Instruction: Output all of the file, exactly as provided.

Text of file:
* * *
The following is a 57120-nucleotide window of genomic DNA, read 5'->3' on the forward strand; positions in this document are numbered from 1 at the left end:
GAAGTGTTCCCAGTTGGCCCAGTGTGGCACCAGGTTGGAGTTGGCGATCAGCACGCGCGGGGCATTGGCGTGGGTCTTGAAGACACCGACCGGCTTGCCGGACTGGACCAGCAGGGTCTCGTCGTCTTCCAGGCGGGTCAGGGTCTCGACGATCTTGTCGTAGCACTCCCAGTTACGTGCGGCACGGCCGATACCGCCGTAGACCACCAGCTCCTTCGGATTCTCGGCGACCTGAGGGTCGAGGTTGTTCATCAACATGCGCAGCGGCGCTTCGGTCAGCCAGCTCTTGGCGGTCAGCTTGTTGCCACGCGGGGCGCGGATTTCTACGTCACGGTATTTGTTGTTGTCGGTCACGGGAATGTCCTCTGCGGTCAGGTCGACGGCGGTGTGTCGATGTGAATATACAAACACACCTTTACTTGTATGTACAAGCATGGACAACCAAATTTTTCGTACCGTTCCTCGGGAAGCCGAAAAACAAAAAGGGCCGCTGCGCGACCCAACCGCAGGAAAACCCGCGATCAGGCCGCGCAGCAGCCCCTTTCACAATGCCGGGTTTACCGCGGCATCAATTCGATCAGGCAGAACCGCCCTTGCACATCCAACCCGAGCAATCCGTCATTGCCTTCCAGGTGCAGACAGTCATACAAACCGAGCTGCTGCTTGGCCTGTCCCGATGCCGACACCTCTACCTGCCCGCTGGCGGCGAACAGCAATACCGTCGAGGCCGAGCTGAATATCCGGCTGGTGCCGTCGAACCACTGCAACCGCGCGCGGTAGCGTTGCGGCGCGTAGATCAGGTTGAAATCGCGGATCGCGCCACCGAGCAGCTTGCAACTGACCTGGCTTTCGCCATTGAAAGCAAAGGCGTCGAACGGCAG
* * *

The following is a 57120-nucleotide window of genomic DNA, read 5'->3' on the forward strand; positions in this document are numbered from 1 at the left end:
GAAGTGTTCCCAGTTGGCCCAGTGTGGCACCAGGTTGGAGTTGGCGATCAGCACGCGCGGGGCATTGGCGTGGGTCTTGAAGACACCGACCGGCTTGCCGGACTGGACCAGCAGGGTCTCGTCGTCTTCCAGGCGGGTCAGGGTCTCGACGATCTTGTCGTAGCACTCCCAGTTACGTGCGGCACGGCCGATACCGCCGTAGACCACCAGCTCCTTCGGATTCTCGGCGACCTGAGGGTCGAGGTTGTTCATCAACATGCGCAGCGGCGCTTCGGTCAGCCAGCTCTTGGCGGTCAGCTTGTTGCCACGCGGGGCGCGGATTTCTACGTCACGGTATTTGTTGTTGTCGGTCACGGGAATGTCCTCTGCGGTCAGGTCGACGGCGGTGTGTCGATGTGAATATACAAACACACCTTTACTTGTATGTACAAGCATGGACAACCAAATTTTTCGTACCGTTCCTCGGGAAGCCGAAAAACAAAAAGGGCCGCTGCGCGACCCAACCGCAGGAAAACCCGCGATCAGGCCGCGCAGCAGCCCCTTTCACAATGCCGGGTTTACCGCGGCATCAATTCGATCAGGCAGAACCGCCCTTGCACATCCAACCCGAGCAATCCGTCATTGCCTTCCAGGTGCAGACAGTCATACAAACCGAGCTGCTGCTTGGCCTGTCCCGATGCCGACACCTCTACCTGCCCGCTGGCGGCGAACAGCAATACCGTCGAGGCCGAGCTGAATATCCGGCTGGTGCCGTCGAACCACTGCAACCGCGCGCGGTAGCGTTGCGGCGCGTAGATCAGGTTGAAATCGCGGATCGCGCCACCGAGCAGCTTGCAACTGACCTGGCTTTCGCCATTGAAAGCAAAGGCGTCGAACGGCAG